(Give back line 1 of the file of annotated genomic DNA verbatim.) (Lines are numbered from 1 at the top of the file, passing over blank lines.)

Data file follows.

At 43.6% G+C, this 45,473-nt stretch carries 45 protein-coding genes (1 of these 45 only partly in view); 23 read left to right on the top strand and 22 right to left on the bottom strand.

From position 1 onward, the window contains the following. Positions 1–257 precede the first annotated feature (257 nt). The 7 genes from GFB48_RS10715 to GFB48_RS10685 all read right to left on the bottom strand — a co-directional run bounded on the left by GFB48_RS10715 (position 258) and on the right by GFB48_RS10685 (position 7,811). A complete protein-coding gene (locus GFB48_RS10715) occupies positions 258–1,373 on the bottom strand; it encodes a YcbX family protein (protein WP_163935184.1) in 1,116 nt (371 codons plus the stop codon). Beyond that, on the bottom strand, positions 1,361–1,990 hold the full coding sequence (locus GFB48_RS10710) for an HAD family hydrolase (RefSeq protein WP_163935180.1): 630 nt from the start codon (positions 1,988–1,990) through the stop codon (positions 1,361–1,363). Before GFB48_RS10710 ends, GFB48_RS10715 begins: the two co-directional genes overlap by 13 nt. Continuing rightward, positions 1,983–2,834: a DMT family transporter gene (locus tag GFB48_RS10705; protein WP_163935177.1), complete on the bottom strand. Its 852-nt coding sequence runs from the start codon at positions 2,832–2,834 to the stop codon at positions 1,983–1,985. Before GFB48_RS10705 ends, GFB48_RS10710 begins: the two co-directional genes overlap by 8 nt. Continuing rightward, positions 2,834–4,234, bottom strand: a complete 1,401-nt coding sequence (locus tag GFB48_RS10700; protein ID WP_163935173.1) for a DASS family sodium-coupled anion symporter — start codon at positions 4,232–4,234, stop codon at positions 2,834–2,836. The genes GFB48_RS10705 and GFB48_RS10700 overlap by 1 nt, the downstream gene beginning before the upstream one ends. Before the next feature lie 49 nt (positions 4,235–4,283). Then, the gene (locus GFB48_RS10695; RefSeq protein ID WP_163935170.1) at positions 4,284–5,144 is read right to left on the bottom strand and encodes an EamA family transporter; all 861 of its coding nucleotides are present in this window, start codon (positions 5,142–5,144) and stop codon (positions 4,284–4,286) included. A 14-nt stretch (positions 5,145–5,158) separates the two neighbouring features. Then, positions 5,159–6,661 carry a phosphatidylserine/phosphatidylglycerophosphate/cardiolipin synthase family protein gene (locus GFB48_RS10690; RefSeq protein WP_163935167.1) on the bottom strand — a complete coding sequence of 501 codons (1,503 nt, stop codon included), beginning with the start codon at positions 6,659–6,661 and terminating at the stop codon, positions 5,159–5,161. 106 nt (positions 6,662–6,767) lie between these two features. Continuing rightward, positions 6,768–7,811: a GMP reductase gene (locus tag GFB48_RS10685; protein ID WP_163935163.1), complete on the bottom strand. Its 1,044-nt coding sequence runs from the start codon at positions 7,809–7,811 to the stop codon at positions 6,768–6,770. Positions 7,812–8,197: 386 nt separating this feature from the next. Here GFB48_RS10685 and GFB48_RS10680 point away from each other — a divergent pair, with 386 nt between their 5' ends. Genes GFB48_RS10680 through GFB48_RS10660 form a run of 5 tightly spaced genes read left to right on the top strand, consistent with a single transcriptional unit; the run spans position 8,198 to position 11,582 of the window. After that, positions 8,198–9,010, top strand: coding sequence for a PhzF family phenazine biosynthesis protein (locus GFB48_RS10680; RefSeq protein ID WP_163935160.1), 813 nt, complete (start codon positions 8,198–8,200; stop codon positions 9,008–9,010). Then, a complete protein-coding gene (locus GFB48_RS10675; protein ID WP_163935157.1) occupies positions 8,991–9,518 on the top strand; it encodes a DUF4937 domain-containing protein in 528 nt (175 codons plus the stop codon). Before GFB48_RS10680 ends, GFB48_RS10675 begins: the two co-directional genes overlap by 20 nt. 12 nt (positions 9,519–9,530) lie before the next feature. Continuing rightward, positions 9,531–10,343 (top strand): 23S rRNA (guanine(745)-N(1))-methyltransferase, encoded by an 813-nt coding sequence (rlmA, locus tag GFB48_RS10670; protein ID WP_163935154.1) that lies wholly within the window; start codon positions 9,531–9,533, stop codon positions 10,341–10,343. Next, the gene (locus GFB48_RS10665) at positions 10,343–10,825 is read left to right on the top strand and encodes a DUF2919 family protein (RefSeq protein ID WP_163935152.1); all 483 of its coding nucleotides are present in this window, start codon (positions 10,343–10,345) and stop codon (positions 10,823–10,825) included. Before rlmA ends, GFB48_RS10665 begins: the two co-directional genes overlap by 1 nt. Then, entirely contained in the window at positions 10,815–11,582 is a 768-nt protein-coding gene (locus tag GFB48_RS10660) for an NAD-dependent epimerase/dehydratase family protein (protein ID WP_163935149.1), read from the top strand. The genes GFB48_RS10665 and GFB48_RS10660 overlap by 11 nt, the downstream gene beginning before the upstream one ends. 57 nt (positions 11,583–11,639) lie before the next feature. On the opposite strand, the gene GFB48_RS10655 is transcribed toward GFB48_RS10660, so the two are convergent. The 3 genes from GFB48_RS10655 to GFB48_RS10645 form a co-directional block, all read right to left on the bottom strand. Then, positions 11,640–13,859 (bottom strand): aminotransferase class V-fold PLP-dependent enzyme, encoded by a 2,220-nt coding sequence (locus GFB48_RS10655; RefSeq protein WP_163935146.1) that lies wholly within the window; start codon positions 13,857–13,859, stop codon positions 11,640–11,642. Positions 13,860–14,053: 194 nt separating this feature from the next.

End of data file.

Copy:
At 43.6% G+C, this 45,473-nt stretch carries 45 protein-coding genes (1 of these 45 only partly in view); 23 read left to right on the top strand and 22 right to left on the bottom strand.